Normalization is the process of efficiently organizing data in a database. There are two goals of the normalization process: eliminating redundant data (for example, storing the same data in more than one table) and ensuring data dependencies make sense (only storing related data in a table). Both of these are worthy goals as they reduce the amount of space a database consumes and ensure that data is logically stored. There are several benefits for using Normalization in Database.
- Eliminate data redundancy
- Improve performance
- Query optimization
- Faster update due to less number of columns in one table
- Index improvement
The Normal Forms
The database community has developed a series of guidelines for ensuring that databases are normalized. These are referred to as normal forms and are numbered from one (the lowest form of normalization, referred to as first normal form or 1NF) through five (fifth normal form or 5NF). In practical applications, you’ll often see 1NF, 2NF, and 3NF along with the occasional 4NF. Fifth normal form is very rarely seen and won’t be discussed in this article.
First Normal Form (1NF)
First normal form (1NF) sets the very basic rules for an organized database:
- Eliminate duplicative columns from the same table
- Create separate tables for each group of related data and identify each row with a unique column or set of columns (the primary key).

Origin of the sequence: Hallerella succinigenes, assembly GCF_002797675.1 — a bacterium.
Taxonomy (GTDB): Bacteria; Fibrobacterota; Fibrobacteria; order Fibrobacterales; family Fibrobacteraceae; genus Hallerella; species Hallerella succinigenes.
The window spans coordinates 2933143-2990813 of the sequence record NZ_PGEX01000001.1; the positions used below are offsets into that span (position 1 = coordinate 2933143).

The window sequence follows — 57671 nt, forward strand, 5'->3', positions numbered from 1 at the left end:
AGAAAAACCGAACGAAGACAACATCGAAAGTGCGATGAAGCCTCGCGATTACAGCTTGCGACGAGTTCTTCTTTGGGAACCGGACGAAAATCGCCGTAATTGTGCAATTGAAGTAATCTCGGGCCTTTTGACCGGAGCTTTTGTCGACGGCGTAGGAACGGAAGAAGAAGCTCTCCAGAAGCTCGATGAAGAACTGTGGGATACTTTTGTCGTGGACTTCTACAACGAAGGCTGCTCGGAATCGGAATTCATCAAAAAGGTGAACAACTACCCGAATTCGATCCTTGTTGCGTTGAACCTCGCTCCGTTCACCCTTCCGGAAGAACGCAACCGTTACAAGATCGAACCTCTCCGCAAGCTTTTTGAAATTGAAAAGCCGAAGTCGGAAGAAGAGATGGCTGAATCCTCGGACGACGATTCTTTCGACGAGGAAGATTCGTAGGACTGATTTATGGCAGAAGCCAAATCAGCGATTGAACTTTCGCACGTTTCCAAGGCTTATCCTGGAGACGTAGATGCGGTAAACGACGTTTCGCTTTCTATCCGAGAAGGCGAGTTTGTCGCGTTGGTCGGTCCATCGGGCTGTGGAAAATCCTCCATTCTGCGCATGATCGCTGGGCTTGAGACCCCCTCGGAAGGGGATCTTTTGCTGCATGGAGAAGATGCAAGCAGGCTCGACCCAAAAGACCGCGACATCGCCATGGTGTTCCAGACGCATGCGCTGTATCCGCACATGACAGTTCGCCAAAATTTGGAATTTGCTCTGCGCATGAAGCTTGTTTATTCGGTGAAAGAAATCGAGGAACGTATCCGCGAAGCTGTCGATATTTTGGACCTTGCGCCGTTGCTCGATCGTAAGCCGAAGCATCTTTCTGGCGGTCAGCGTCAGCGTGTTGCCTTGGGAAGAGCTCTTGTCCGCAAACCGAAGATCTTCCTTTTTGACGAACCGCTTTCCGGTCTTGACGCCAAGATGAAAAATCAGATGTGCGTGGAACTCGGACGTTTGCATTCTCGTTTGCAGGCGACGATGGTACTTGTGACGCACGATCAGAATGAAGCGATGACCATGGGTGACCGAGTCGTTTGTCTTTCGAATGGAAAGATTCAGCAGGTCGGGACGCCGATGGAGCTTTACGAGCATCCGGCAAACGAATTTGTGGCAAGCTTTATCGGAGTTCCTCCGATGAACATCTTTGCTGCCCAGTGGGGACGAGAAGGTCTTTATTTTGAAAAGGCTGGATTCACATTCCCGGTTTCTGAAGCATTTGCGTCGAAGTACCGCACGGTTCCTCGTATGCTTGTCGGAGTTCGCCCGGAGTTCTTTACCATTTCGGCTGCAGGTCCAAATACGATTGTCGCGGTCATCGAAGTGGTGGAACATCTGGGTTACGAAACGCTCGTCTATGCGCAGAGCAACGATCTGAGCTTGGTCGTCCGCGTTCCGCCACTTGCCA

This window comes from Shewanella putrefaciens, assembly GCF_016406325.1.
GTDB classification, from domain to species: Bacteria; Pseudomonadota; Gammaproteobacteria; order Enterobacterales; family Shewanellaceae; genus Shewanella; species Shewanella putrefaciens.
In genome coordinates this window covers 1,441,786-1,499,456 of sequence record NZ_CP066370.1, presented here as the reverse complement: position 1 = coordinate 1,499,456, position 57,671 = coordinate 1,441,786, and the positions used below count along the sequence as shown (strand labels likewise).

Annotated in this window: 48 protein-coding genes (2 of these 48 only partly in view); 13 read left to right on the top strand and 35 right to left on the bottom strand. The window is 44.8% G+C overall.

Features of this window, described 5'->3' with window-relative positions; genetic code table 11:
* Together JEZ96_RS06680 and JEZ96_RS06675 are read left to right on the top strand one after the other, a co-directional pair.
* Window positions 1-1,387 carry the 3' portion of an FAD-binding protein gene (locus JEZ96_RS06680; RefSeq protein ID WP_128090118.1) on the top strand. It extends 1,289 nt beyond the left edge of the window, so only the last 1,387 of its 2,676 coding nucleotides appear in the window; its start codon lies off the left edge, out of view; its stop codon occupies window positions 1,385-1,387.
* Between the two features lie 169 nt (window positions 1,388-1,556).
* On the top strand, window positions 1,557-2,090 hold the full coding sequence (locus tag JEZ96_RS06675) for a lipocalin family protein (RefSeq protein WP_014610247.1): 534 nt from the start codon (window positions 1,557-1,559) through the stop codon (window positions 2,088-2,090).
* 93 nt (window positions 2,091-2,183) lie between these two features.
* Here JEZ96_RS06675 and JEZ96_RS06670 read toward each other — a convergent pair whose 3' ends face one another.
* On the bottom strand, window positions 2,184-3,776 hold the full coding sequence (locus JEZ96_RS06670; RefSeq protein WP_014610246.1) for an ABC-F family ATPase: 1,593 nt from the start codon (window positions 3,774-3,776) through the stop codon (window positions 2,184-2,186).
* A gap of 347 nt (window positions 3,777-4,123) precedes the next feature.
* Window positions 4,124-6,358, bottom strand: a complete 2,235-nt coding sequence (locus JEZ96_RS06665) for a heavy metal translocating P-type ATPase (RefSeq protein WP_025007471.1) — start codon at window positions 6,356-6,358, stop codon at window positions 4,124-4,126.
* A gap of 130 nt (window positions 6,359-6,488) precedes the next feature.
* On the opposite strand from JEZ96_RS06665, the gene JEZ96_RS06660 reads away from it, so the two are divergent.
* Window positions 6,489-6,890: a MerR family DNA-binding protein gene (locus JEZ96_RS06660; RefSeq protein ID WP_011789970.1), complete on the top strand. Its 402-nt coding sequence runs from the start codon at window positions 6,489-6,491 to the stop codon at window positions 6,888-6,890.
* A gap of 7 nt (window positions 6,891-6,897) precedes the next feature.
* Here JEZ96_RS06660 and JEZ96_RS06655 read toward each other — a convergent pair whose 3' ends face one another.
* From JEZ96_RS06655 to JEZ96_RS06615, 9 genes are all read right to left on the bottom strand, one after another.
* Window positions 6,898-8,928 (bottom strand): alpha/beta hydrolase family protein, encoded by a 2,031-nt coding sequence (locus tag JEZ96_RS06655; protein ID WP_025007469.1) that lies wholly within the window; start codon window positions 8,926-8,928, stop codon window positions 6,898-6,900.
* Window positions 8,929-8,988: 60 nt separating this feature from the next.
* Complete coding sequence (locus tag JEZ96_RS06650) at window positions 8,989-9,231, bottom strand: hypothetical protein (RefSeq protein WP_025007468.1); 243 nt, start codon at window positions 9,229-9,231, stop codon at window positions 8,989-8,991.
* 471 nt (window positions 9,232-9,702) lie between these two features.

Figure 1: First Normal Form(1NF)
Second Normal Form (2NF)
Second normal form (2NF) further addresses the concept of removing duplicative data:
- Meet all the requirements of the first normal form.
- Remove subsets of data that apply to multiple rows of a table and place them in separate tables.
- Create relationships between these new tables and their predecessors through the use of foreign keys.
Figure 2: Second Normal Form(2NF)
Third Normal Form (3NF)
Third normal form (3NF) goes one large step further:
- Meet all the requirements of the second normal form.
- Remove columns that are not dependent upon the primary key.
Fourth Normal Form (4NF)
Fourth normal form (4NF) has one additional requirement:
- Meet all the requirements of the third normal form.
- A relation is in 4NF if it has no multi-valued dependencies. i.e. If PK is composed of multiple columns then all non-key attributes should be derived from FULL PK only. If some non-key attribute can be derived from partial PK then remove it.
The 4NF also known as BCNF NF.
Figure 3: Fourth Normal Form(4NF)
Your data model design is both an art and a science. Balance what works best to support the application that will use the database and to store data in an efficient and structured manner. For transaction-based systems, a highly normalized database design is the way to go; it ensures consistent data throughout the entire database and that it is performing well. For reporting-based systems, a less normalized database is usually the best approach. You will eliminate the need to join a lot of tables and queries will be faster. Plus, the database will be much more user friendly for ad hoc reporting needs.